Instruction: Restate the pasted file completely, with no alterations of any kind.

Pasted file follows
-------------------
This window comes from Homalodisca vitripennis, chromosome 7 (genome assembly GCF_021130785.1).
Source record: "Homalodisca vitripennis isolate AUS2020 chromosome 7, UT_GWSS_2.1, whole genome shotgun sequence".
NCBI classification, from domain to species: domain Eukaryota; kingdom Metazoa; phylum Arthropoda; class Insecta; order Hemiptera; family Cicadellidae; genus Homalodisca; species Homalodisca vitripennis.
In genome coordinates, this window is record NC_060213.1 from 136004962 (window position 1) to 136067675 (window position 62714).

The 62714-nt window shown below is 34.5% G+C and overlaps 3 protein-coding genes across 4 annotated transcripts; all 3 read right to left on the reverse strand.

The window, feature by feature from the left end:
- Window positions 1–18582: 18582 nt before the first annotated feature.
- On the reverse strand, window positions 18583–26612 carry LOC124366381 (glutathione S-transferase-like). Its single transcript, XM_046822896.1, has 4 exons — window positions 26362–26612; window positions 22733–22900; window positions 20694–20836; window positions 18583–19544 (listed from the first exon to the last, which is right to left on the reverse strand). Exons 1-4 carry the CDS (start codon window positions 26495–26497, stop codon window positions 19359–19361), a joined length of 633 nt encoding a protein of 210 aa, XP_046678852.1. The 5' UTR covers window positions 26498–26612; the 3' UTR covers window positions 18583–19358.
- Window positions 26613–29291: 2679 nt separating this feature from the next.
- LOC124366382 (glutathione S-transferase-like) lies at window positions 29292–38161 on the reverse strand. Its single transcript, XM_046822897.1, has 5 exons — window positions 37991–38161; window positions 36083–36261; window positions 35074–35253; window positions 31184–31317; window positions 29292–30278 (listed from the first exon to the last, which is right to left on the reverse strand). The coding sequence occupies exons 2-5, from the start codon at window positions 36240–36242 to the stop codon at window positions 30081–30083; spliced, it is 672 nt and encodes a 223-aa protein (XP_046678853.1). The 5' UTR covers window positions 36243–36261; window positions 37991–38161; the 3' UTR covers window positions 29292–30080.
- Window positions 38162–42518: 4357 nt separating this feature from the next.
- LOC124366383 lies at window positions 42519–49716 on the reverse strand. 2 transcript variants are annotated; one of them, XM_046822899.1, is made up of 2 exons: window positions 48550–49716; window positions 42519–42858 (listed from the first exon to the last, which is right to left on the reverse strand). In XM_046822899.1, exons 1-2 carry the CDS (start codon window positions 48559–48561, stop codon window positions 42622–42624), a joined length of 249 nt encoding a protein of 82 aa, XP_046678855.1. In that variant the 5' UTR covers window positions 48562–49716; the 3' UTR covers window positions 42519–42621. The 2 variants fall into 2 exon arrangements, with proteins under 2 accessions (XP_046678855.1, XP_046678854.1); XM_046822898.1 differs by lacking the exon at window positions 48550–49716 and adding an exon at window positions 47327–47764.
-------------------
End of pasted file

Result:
This window comes from Homalodisca vitripennis, chromosome 7 (genome assembly GCF_021130785.1).
Source record: "Homalodisca vitripennis isolate AUS2020 chromosome 7, UT_GWSS_2.1, whole genome shotgun sequence".
NCBI classification, from domain to species: domain Eukaryota; kingdom Metazoa; phylum Arthropoda; class Insecta; order Hemiptera; family Cicadellidae; genus Homalodisca; species Homalodisca vitripennis.
In genome coordinates, this window is record NC_060213.1 from 136004962 (window position 1) to 136067675 (window position 62714).

The 62714-nt window shown below is 34.5% G+C and overlaps 3 protein-coding genes across 4 annotated transcripts; all 3 read right to left on the reverse strand.

The window, feature by feature from the left end:
- Window positions 1–18582: 18582 nt before the first annotated feature.
- On the reverse strand, window positions 18583–26612 carry LOC124366381 (glutathione S-transferase-like). Its single transcript, XM_046822896.1, has 4 exons — window positions 26362–26612; window positions 22733–22900; window positions 20694–20836; window positions 18583–19544 (listed from the first exon to the last, which is right to left on the reverse strand). Exons 1-4 carry the CDS (start codon window positions 26495–26497, stop codon window positions 19359–19361), a joined length of 633 nt encoding a protein of 210 aa, XP_046678852.1. The 5' UTR covers window positions 26498–26612; the 3' UTR covers window positions 18583–19358.
- Window positions 26613–29291: 2679 nt separating this feature from the next.
- LOC124366382 (glutathione S-transferase-like) lies at window positions 29292–38161 on the reverse strand. Its single transcript, XM_046822897.1, has 5 exons — window positions 37991–38161; window positions 36083–36261; window positions 35074–35253; window positions 31184–31317; window positions 29292–30278 (listed from the first exon to the last, which is right to left on the reverse strand). The coding sequence occupies exons 2-5, from the start codon at window positions 36240–36242 to the stop codon at window positions 30081–30083; spliced, it is 672 nt and encodes a 223-aa protein (XP_046678853.1). The 5' UTR covers window positions 36243–36261; window positions 37991–38161; the 3' UTR covers window positions 29292–30080.
- Window positions 38162–42518: 4357 nt separating this feature from the next.
- LOC124366383 lies at window positions 42519–49716 on the reverse strand. 2 transcript variants are annotated; one of them, XM_046822899.1, is made up of 2 exons: window positions 48550–49716; window positions 42519–42858 (listed from the first exon to the last, which is right to left on the reverse strand). In XM_046822899.1, exons 1-2 carry the CDS (start codon window positions 48559–48561, stop codon window positions 42622–42624), a joined length of 249 nt encoding a protein of 82 aa, XP_046678855.1. In that variant the 5' UTR covers window positions 48562–49716; the 3' UTR covers window positions 42519–42621. The 2 variants fall into 2 exon arrangements, with proteins under 2 accessions (XP_046678855.1, XP_046678854.1); XM_046822898.1 differs by lacking the exon at window positions 48550–49716 and adding an exon at window positions 47327–47764.